The Tata Theatre’s distinctive acoustic design posed a definite challenge when it came to installing a permanent audio system. The sound needed to be distributed evenly, without disturbing the tetrahedron shapes that define the theatre’s acoustics and ambience. ‘I didn’t want to have to puncture the ceiling very much, so we needed to determine the exact location and the correct dimensions of each speaker to be installed,’ says Kale.
Meyer Sound’s MAPP prediction software was invaluable in designing the system prior to installation. AutoCAD drawings of the theatre were sent to Meyer Sound in California, whose design team worked on determining an accurate prediction for the theatre. ‘MAPP allowed us to design the system with a huge amount of precision,’ says Sandeep Braganza, Meyer Sound’s Mumbai-based sales manager, SAARC. ‘Of course, we have total conviction when it comes to MAPP, and this turned out to be a best case example; we were not even an inch off from the software prediction when it came to the actual installation.’ It was so accurate that Vora and his team from Image were confident in planning their cable runs throughout the heritage building in preparation for the speaker installation.
The system has been divided into five, with one UPQ-1P self-powered wide coverage speaker and one UPJ-1P self-powered speaker with Vario rotatable horn covering each of the seating sections. ‘We divided the system into five zones based on the seating layout; it’s as good as having a discreet system for each block,’ continues Braganza. ‘This has achieved a very even response; something which wouldn’t have been accomplished using an L–R system, which was what the rental companies had been bringing in.’
The system also has the distinction of adding no colouration of its own, providing the blank sonic canvas that was so important to the NCPA for both venues. ‘As our performances range from jazz to rock to pop to classical, it was important to go for a system that doesn’t have a tone,’ says the NCPA chief live sound engineer, Ashwin Jyoti. ‘Engineers have so many options on the console now that they can colour the sound as they wish.’
The Tata Theatre system, which has been provided in a custom colour to blend in with the theatre’s décor, has been suspended from a bar installed around the front of the stage to minimise drilling into the ceiling. Additional front-fills have been provided in the shape of five UP-4slims. A Galileo Galaxy 816 provides system control and alignment, while an RMServer handles remote monitoring and Meyer Sound’s IntelligentDC power supply, MPS-488HP, routes DC power to the system.
A classic L–R Leopard compact linear line array system has been installed into the more contemporary Jamshed Bhabha Theatre, which opened in 1999, and remains the only Indian theatre that can accommodate a symphony orchestra. Built in the traditional proscenium style, the entrance to the Jamshed Bhabha Theatre is adorned with an elaborate Carrara marble staircase, which was removed from a nearby palace and donated to the NCPA.
The original construction of this theatre had just reached completion in 1997 when a fire broke out, destroying the new venue. ‘We started rebuilding the next day, and we did a much better job than before the fire,’ remembers Kale. ‘Lots of wood was used in the original design, but a different acoustic designer, Dr S Rajagopalam, came on board and used much less wood.’ Despite this major setback, the Jamshed Bhabha theatre still managed to open its doors in late 1999.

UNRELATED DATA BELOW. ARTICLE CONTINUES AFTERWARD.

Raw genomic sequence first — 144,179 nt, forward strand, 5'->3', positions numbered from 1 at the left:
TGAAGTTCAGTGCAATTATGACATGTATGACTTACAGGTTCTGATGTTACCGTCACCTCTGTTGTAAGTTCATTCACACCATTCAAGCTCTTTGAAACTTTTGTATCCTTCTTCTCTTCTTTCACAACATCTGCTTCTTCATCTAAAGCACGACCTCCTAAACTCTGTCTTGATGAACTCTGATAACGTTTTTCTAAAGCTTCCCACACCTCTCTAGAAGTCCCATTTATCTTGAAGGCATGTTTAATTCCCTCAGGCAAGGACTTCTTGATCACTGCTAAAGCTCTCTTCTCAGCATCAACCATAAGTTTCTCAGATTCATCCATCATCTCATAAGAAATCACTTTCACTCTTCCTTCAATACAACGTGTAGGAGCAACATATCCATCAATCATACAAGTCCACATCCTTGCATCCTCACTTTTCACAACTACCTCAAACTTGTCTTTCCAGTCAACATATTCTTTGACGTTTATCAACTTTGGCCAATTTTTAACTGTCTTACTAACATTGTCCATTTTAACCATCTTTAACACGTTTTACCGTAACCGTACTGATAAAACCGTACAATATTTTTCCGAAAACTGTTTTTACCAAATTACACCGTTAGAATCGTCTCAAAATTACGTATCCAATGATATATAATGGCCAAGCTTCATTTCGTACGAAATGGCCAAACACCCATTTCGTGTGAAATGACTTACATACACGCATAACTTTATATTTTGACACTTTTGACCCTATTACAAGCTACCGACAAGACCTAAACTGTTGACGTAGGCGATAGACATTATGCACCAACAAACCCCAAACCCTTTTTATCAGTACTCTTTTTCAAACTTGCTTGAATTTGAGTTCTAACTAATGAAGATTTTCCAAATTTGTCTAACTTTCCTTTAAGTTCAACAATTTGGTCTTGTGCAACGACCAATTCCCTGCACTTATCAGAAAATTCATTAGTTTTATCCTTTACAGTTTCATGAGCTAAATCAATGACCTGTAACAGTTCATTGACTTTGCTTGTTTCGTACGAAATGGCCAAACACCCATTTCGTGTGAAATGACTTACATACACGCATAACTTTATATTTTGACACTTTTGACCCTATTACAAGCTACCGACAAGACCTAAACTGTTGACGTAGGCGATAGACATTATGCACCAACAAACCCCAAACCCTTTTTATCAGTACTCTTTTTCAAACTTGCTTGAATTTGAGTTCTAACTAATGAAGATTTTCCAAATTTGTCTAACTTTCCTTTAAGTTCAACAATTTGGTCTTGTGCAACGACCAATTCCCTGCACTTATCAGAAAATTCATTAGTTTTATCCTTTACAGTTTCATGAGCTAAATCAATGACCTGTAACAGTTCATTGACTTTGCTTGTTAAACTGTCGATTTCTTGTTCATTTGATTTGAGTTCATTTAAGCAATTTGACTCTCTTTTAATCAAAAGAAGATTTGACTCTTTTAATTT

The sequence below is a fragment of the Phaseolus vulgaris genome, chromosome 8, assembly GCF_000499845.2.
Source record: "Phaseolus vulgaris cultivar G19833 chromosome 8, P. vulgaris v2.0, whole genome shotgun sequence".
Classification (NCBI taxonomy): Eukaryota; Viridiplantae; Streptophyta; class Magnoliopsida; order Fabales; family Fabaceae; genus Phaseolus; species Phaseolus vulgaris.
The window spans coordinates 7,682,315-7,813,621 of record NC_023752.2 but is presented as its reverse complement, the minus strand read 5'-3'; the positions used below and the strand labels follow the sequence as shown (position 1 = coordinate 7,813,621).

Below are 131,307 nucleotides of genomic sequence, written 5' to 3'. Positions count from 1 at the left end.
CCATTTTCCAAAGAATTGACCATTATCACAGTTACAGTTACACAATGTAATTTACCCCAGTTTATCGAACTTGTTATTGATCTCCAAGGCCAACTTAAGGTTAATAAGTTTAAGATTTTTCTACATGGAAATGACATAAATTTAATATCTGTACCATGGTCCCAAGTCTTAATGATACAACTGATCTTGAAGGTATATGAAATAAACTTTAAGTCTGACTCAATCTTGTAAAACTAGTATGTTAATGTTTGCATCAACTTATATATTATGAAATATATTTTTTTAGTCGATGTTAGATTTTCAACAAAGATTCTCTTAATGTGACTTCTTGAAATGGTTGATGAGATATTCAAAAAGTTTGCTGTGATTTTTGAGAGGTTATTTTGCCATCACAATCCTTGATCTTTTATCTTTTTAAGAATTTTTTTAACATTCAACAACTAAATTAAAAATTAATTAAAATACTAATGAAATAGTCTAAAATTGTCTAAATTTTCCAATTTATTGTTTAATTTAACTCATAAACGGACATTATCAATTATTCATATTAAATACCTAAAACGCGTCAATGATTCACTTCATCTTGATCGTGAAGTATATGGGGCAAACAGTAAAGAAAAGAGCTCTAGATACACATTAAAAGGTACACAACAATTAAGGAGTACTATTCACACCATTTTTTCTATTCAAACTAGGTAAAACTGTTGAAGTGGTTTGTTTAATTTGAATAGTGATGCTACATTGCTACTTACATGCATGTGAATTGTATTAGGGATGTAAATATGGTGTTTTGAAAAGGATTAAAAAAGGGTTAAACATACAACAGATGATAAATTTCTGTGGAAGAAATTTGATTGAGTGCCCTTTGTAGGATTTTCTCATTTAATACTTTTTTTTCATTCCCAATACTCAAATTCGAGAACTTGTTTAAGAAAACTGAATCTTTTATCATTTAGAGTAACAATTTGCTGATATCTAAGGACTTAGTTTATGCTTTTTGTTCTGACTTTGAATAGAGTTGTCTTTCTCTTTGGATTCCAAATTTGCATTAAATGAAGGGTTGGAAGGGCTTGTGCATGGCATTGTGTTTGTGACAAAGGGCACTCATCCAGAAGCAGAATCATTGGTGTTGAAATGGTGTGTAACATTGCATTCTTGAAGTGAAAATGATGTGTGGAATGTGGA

The proscenium-style theatre has been installed with 10 Leopard speakers and one 900-LFC subwoofer per side. ‘The length of the auditorium that we had to cover in the Jamshed Bhabha theatre is much greater than in the Tata, so the Leopard line array system ensures good coverage right to the back,’ says Braganza. ‘We worked with input given by Richard Nowell and the NCPA team to figure out some dead spots that we were able to cover in the design process.’
This includes a UPQ-1P per side to provide front-fill, seven UP-4slims for near-fill and a delay system of a further UPQ-1P per side, with delay-fills of one UPM-1XP per side. A pair of UPJ-1Ps provide monitoring at the front of house position, while, again, a Galileo Galaxy 816 provides system control and alignment and an RMServer handles remote monitoring. Power and signal distribution for the Leopard system is via four MDM-5000s, with two IntelligentDC MPS-488HP power supplies routing DC power.
An Avid S6L mixing console has been provided at front of house in both theatres, together with Shure ULX-D wireless microphone systems and a good range of classic handsets such as the AKG C411, Shure SM57, SM58, SM81, Beta 98 and Neumann KM184. There are also around 30 d&b M4 stage monitors in use across the centre.
The theatres were operational by October 2018, and the newly refurbished Tata Theatre was able to host the annual NCPA International Jazz Festival last November. ‘The new system made a massive difference this year,’ says Jyoti, who was working on the festival for the third time. ‘Apart from the sound, a lot of the production people noticed that the Tata Theatre looked so much better, without rental equipment cluttering up the stage. It was so much cleaner.
‘Previously, I had to deal with outside vendors to rent in different systems, and field complaints that the sound was too loud or unclear. Now we have consistency; every seat gets a good level of sound. Before, if you were sitting in front of the system you got blasted, while people at the back couldn’t hear.’
‘One of the best things is that the new system reduces set up time,’ adds Kale. ‘Gone are the days of hiring equipment, the transport costs, the set up costs and temporary systems involving unsightly equipment and lots of loose cables.’
Now well into its 50th year, the NCPA isn’t resting on its laurels. A further theatre, which will provide a medium-sized venue for the centre, is in the initial planning stages. And, according to the in-house technical team, there will be no question of not installing a permanent system into the planned new venue.
Staging an annual total of around 500 diverse events, the NCPA is certainly fulfilling the vision of its founder members. One can only assume that Bhabha and Tata would approve.